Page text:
Header image from khou.com (3/21/2018).
It’s been some beautiful weather, and two days in a row, Houston’s had two major police chases. Ah, Spring has come, with lovely sunny days and perfect temperatures for the first time in months.
Which begs the question: who the hell wants to hang out in a jail cell on days like that?!
Wednesday had a chase go through southeast Houston, more specifically Pasadena. I caught the last 10 minutes of the lunchtime chase and was glad that it ended with very little damage and nobody hurt.
Then, a man got in a fight with his new wife, a shot was fired and the cops were called. He hightailed it out of there and thus began a weird, slow chase through Baytown (east of Houston) and into Houston, going around for a good hour and change.
But when watching the footage, I couldn’t help wondering about the suspects. Let’s face it, helicopters are hard to ignore–at least in this area. And these guys in each case had to know they were firmly in the sights of the eye in the sky, whether the news choppers (which were most likely going to share info with the cops), or “cop-ters.”
Now, I’m sure in some cases, like if you’re in a motorcycle, the possibility of being able to evade isn’t so far-fetched. But when you’re in an SUV, and a nice, big vehicle, how do you plan to evade the cops when that chopper’s following your every move and reporting what’s happening?
I’d love to know what those guys are thinking each time. I mean, once the chopper’s in the air, you’re pretty much cooked. You’d have to find a way to evade before that thing gets there. Some statistics from LAPD indicated that at most 18% of chases end in the suspect getting away.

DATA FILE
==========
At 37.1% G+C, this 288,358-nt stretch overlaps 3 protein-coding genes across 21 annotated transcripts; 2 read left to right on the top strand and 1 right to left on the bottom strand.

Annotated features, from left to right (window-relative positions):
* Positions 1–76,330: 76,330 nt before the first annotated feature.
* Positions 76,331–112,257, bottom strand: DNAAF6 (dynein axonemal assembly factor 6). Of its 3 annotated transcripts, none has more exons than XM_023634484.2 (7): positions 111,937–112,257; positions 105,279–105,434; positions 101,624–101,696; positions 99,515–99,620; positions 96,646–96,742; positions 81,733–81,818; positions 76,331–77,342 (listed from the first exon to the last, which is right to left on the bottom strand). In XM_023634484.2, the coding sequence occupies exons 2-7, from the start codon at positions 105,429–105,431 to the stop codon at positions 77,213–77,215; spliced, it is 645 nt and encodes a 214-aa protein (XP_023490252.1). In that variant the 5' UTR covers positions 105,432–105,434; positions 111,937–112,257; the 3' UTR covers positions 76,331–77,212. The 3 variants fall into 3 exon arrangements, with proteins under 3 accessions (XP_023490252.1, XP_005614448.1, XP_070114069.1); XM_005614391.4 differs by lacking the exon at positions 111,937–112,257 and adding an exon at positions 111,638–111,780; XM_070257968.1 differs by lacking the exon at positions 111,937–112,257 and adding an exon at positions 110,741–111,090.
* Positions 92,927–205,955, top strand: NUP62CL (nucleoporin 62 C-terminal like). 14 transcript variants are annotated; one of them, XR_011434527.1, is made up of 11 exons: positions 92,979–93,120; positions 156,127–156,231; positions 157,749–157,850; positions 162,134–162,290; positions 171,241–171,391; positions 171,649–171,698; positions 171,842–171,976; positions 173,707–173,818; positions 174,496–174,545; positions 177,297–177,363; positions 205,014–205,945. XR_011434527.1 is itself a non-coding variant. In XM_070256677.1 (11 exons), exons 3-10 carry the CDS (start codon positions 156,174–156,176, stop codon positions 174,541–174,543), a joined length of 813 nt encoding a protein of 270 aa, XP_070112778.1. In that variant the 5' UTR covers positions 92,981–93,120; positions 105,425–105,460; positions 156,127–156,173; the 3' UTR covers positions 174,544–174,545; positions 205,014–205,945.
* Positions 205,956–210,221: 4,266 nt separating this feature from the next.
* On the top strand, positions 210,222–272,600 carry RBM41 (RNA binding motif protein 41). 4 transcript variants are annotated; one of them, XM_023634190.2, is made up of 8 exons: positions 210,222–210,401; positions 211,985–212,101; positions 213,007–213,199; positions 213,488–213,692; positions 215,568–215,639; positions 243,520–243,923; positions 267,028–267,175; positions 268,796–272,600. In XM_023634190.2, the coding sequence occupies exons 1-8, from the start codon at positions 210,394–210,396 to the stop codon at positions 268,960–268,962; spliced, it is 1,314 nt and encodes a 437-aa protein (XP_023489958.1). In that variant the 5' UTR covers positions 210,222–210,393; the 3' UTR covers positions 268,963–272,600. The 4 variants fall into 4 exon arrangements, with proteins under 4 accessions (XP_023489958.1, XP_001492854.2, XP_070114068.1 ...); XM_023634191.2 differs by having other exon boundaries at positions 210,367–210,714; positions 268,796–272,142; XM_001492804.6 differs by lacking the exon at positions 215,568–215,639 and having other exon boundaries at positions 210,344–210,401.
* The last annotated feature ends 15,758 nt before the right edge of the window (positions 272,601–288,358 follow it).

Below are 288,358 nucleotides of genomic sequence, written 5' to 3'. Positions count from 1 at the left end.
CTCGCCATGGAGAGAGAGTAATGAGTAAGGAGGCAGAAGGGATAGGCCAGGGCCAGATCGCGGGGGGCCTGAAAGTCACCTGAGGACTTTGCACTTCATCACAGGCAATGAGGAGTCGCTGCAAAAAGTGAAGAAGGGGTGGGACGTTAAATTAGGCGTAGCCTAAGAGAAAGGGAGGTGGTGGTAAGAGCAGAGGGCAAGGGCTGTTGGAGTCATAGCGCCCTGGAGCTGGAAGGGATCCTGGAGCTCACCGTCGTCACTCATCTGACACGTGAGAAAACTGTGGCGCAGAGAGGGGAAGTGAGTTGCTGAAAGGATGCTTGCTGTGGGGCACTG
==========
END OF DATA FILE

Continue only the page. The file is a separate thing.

But I wonder how many of them didn’t have the police choppers involved.
Seriously, what are these people thinking? And what’s so bad that they need to haul ass and get away from the cops, endangering themselves and others on the road?
At least in Houston most car chases don’t tend to have as much property damage as the highlight reels on World’s Wildest Police Videos or anything like that. Frankly, if somebody causes property damage or hurts people while on the run from the cops, I think that in addition to their “evading police” charge, it would be fair to make them pay for all damages incurred in the chase.
I get mad when I see the footage of suspects with their tires going flat and gouging up the roadways or tearing down traffic signs and poles with their actions. They should pay for every bit of that maintenance work.
But I digress–seriously, why bother getting in a high–or low–speed chase once you know the damned chopper’s got it’s eye on you? How can you hope to get away in a vehicle or on the freeways?
I just can’t get the mindset there. Does the suspect hope the chopper will run out of gas first? Good luck there.
Besides, that’s what backup and multiple choppers are for.
Anybody have any answers or been wondering the same thing? I just can’t figure out why they would bother.
Especially if you make ’em mad enough, you might get these guys in there:
4 thoughts on “#063–In police pursuits, why do suspects still bother trying to escape when the helicopters join in?”
I think that for many of them, once they start running they stop really thinking – fight or flight syndrome takes over and fear of what will happen if they are caught. Its not rational. For others, it might be just that it takes them that time to come to terms with the predicament they’ve got themselves into, to burn off the Adrenalin and calm down.
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That’s probably what happened to the two in Pasadena that ran. I was able to see most of it, and when they turned in that industrial parking lot, you could tell they were probably going to turn around, but they went slow. And then there were 6 cop cars in a half-moon blocking their exit. They didn’t even try to nudge the car after that, and came out following every direction slowly and went peacefully.
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Its good they came to their senses.